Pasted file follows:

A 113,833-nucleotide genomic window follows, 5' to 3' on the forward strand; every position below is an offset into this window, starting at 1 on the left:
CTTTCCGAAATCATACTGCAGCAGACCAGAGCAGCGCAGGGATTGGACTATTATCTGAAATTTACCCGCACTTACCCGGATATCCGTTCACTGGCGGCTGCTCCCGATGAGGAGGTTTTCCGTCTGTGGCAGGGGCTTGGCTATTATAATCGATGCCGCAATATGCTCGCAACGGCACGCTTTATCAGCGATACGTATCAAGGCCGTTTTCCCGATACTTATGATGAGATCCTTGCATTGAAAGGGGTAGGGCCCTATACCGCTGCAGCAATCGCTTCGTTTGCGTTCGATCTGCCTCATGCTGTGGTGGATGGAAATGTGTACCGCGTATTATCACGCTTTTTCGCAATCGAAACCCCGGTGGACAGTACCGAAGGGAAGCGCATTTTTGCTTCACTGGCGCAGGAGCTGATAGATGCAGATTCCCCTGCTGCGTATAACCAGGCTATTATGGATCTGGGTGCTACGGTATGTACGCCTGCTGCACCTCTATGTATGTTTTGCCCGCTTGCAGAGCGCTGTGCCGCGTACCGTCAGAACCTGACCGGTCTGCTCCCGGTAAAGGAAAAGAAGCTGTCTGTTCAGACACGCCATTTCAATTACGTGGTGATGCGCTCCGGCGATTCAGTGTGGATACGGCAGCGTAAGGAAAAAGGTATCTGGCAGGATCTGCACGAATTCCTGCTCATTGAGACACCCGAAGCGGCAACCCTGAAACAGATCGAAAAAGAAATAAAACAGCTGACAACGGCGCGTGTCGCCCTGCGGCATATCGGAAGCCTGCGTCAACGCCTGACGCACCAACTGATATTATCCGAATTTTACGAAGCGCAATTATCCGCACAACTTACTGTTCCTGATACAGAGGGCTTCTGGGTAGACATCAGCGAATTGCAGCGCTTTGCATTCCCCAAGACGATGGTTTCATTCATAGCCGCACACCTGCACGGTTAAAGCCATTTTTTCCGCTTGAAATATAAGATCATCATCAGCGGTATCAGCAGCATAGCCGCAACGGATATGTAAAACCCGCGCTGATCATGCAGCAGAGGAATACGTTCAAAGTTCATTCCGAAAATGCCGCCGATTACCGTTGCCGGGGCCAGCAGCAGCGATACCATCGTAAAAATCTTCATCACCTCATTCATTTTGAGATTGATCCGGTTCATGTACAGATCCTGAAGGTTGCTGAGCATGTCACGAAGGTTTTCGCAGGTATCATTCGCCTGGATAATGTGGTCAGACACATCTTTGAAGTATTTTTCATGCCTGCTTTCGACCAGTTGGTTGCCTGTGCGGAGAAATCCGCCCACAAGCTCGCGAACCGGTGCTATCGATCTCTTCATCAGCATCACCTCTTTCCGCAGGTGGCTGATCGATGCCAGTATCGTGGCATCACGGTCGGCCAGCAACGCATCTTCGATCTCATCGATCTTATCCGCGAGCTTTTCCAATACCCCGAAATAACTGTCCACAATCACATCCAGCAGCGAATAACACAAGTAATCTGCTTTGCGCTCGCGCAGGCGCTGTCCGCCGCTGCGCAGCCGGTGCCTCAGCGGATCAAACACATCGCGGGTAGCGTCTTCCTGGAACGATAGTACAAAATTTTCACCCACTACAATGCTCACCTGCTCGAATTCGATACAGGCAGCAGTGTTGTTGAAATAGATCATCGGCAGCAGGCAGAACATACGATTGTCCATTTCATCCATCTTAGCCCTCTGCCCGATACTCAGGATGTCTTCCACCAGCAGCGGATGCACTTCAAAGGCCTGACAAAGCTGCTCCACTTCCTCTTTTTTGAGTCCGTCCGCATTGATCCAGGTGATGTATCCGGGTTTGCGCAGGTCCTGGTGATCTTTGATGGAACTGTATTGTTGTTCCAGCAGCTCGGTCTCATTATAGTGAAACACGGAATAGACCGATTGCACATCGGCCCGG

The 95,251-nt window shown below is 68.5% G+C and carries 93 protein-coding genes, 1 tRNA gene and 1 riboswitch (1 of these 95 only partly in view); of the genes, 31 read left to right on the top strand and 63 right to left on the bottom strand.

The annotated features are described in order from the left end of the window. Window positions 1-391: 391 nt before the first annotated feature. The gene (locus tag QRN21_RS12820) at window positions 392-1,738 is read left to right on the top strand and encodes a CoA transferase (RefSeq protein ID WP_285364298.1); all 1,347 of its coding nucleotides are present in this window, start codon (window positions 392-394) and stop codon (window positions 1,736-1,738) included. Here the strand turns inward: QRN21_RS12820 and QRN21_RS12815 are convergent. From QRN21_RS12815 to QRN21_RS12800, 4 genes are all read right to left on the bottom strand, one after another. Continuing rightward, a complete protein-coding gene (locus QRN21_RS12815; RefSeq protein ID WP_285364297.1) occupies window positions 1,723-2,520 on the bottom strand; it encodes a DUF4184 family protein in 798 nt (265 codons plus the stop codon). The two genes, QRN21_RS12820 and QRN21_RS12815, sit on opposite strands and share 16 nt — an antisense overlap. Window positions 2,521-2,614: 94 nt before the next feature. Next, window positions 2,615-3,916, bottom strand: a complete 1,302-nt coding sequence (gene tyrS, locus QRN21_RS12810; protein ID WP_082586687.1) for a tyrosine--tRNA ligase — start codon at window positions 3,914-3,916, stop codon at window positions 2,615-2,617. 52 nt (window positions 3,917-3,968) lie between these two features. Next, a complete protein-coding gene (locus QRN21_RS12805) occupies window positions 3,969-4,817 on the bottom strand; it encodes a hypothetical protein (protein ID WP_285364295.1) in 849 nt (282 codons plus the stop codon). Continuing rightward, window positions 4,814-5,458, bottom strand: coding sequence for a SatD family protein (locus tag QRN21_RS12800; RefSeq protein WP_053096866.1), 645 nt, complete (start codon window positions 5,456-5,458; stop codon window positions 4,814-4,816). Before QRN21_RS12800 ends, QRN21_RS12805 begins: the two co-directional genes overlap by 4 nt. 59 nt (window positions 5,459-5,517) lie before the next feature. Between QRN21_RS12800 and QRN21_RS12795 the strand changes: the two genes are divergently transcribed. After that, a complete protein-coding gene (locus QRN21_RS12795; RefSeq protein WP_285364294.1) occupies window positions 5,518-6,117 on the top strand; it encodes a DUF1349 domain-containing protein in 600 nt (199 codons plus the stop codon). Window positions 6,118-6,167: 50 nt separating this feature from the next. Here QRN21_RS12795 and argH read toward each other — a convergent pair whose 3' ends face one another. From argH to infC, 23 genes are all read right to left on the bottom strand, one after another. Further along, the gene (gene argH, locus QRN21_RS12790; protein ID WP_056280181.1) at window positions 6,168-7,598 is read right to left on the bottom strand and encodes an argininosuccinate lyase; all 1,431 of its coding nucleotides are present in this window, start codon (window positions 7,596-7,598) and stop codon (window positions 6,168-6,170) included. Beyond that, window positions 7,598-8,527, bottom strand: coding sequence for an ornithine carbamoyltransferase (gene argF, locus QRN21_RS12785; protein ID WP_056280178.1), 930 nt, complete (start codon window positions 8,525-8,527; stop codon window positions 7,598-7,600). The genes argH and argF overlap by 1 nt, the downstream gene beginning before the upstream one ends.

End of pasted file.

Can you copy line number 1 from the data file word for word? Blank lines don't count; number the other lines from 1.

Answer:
A 113,833-nucleotide genomic window follows, 5' to 3' on the forward strand; every position below is an offset into this window, starting at 1 on the left: